Sacramento, Calif. - Microchipping pets is on the verge of becoming mandatory in California, if Gov. Jerry Brown signs legislation presented to him Aug. 30.
Sacramento, Calif. — Microchipping pets is on the verge of becoming mandatory in California, if Gov. Jerry Brown signs legislation presented to him Aug. 30.
Senate Bill 702 would require all dogs and cats 4 months of age and older to wear a collar with an identification and license tag attached. If an animal is found at-large without identification, it can be seized by any peace officer. Owners would have to pay a fee to reclaim the pet. Under the new law, the animals also could not be released to their owners without first being microchipped. Existing California law prohibits shelters, humane societies and rescue groups from releasing any animals to a new owner that have not been spayed or neutered, unless there is a medical reason the animal cannot be sterilized.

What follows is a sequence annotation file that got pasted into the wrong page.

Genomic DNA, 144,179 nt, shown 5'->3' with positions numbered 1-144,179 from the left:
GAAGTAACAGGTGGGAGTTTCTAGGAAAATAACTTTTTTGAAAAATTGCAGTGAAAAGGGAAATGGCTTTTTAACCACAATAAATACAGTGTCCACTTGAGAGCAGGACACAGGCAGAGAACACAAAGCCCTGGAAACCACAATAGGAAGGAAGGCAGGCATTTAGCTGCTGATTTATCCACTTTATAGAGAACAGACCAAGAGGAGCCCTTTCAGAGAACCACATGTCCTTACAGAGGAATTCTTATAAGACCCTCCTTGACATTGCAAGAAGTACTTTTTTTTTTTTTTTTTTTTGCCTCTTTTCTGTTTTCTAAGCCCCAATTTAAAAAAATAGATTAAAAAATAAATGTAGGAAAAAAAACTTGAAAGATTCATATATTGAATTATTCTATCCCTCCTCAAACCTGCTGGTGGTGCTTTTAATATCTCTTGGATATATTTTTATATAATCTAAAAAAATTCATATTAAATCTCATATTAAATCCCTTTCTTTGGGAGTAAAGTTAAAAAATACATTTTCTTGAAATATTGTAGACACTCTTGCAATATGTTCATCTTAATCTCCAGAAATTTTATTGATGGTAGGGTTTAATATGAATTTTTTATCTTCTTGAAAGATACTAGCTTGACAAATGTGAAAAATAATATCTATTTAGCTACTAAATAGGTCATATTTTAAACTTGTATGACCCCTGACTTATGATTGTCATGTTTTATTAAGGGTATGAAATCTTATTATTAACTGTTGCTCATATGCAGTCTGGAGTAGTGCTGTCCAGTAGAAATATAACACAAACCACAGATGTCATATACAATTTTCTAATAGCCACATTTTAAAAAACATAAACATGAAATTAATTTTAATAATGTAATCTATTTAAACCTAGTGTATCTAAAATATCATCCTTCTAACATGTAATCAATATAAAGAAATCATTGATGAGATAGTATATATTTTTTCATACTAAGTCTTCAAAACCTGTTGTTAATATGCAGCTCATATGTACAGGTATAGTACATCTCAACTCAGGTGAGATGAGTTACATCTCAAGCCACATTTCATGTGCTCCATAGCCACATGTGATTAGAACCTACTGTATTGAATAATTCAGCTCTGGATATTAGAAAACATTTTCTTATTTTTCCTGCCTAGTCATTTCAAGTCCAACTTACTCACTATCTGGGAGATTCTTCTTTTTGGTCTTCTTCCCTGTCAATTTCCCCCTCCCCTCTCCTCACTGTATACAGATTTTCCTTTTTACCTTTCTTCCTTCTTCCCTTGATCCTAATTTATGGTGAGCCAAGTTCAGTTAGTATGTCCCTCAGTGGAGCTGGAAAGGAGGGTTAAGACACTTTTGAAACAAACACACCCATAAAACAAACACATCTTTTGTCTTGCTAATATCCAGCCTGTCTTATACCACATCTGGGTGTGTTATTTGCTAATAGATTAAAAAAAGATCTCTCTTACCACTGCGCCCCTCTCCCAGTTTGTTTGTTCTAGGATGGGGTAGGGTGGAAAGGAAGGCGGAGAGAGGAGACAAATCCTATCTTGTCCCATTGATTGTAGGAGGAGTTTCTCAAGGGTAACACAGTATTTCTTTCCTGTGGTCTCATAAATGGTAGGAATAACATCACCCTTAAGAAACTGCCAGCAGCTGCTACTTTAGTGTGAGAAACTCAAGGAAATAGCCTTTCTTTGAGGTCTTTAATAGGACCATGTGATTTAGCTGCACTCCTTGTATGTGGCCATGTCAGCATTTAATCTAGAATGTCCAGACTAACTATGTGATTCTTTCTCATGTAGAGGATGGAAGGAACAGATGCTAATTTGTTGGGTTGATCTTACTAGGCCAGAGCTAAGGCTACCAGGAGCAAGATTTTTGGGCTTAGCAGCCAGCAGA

Microchipping now will be added to animals sold or released by humane societies, rescue groups and shelters. If microchipping can't be performed at the facility where the animal was being kept, the owner must sign a release stating that they will present proof the animal was microchipped within 30 days.